By Michelle Van Loon
The accounts populating the first pages in our Bibles are at the heart of our human experience. Each of us knows the sorrow that comes from being disconnected from God and others.
A few years ago, my husband and I served as foster parents for a series of newborns. We considered opening our home to include older children in the foster system.
I remember reading through a book published by our state featuring the descriptions of foster children waiting for adoption. These descriptions included lots of positive language about each child (“Michael is an affectionate eight-year-old who loves sports and video games”) along with notes about any physical or mental health diagnoses the child had received.
I was struck by the fact that many of the children were being medicated for treatment of Attention Deficit/Hyperactivity Disorder (ADHD).
The diagnosis is used to describe a child who consistently has difficulty attending to and completing developmental-stage appropriate tasks like chores or school work. They can be impulsive and are often a bundle of nonstop, unfocused activity.
I told a social worker friend I was a little startled by the high percentage of kids in the foster care system with this diagnosis.[epq-quote align=”align-right”]Our souls are fragmented by the physical, cultural, economic, and ethical mirrors we use to define ourselves because those mirrors are not accurate.[/epq-quote]She responded, “It’s hard for grief to hit a moving target.” She went on to explain that by the time a child ends up in foster care, they’ve almost always experienced an incredible amount of disruption, trauma, and loss. The ADHD diagnosis is, for a fair percentage of these children, both a result of their past losses and a coping mechanism for an uncertain present.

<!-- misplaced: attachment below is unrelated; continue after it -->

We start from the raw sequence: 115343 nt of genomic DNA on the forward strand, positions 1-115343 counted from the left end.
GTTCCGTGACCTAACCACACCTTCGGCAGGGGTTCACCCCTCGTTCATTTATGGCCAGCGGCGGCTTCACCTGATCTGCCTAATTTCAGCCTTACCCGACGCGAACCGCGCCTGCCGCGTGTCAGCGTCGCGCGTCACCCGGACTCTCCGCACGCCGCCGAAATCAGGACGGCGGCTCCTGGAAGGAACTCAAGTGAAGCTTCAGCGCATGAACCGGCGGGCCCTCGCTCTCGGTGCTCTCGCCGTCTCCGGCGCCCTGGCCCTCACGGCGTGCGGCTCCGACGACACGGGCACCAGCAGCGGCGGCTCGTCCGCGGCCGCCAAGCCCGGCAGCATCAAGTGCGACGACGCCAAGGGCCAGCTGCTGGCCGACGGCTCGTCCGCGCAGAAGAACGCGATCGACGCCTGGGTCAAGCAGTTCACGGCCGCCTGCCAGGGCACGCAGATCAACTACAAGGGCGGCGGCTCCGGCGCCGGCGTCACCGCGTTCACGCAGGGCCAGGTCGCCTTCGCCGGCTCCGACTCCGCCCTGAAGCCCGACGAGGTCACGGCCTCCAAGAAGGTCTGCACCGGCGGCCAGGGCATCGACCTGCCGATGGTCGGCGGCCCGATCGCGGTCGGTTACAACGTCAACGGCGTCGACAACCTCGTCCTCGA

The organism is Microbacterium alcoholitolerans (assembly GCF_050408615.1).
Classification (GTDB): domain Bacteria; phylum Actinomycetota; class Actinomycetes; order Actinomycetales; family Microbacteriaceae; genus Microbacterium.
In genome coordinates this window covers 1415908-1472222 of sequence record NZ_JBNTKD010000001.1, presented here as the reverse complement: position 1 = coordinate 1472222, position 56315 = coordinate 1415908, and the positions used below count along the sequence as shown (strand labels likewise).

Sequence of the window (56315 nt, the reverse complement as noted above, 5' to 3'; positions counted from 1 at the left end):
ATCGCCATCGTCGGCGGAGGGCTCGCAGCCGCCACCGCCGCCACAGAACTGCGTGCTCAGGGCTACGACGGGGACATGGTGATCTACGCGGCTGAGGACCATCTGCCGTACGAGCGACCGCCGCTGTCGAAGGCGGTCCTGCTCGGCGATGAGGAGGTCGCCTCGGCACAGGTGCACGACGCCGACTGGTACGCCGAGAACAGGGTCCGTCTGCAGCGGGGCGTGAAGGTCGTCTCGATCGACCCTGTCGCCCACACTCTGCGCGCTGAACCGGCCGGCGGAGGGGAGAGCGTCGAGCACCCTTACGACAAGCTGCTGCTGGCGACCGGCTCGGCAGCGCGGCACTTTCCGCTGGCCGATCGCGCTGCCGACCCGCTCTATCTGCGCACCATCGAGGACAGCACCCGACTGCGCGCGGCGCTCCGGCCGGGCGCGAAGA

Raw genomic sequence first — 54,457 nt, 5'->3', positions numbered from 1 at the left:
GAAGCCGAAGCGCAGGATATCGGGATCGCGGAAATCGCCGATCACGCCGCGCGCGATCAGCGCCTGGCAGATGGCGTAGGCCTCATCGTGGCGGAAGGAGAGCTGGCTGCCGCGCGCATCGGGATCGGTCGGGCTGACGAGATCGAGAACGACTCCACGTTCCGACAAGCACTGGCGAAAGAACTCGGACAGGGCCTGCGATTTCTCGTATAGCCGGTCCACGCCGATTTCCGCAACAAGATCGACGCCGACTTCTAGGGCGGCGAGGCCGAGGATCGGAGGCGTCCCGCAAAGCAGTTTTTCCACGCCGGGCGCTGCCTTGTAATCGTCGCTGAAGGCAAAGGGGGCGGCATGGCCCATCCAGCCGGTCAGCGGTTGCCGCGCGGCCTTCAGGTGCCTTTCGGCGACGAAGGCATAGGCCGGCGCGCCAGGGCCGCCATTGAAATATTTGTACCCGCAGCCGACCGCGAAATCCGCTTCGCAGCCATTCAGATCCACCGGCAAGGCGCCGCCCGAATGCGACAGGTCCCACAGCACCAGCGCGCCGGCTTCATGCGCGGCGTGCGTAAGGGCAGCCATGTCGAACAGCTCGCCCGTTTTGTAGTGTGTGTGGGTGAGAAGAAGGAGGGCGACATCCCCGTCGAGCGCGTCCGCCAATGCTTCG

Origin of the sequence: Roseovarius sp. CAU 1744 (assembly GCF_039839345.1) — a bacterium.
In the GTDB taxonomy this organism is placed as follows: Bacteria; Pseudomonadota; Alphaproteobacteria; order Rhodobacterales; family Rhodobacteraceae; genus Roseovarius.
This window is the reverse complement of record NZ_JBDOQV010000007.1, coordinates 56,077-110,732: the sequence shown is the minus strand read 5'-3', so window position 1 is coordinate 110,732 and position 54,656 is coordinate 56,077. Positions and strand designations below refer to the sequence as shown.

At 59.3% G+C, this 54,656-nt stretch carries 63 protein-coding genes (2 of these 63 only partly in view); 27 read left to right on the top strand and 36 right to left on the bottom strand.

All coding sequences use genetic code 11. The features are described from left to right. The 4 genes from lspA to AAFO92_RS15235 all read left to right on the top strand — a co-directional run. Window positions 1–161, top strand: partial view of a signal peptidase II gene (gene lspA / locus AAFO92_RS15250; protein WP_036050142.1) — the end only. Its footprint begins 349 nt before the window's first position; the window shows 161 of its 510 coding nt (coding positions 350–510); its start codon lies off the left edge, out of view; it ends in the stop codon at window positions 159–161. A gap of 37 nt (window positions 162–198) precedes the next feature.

In varying degrees, we humans live as moving targets, trying to escape the existential grief of separation from God and others. This reality is at the heart of our wandering.
Even those of us with relatively healthy family stories still experience the painful disconnect that comes from exile from Eden and the miscommunication that replays the Babel story in our lives on a regular basis.
One of the big questions of life is “Who am I?” Some suggest we find the answer to that question via the physical: our appearance, our gender. Some contend that identity resides in our ethnicity, network of relationships, or culture.
Others say our identity is formed by what we do. This includes our work, our earning potential, even our hobbies and passions. Ethics defines identity for yet another group. We are defined by which moral choices we embrace and which we eschew.
Our sense of self takes a beating when we experience failure or face the severing of a meaningful relationship. We are disoriented when we lose our jobs or our kids leave the nest.
Our souls are fragmented by the physical, cultural, economic, and ethical mirrors we use to define ourselves because those mirrors are not accurate. While those externals can provide helpful clues to the question of who we are, they are not reliable reflectors of truth.
We are more than just the sum of our own life experiences. We also carry within us the exile history of our forebears.
I am a Jewish follower of Jesus. My people, the Jews, have been wanderers for a very long time. We’ve lived far from home throughout most of our history, dispersed among the nations of the world yet preserved as a people.
We’ve faced the Inquisition, waves of persecution, expulsion en masse from various countries, the pogroms in Russia, and the Holocaust.
In a 1996 speech, then-President of Israel, Ezer Weizman, said, “I am a wandering Jew who follows in the footsteps of my forebearers. And just as I escort them there and now and then, so do my forebearers accompany me and stand with me here today.”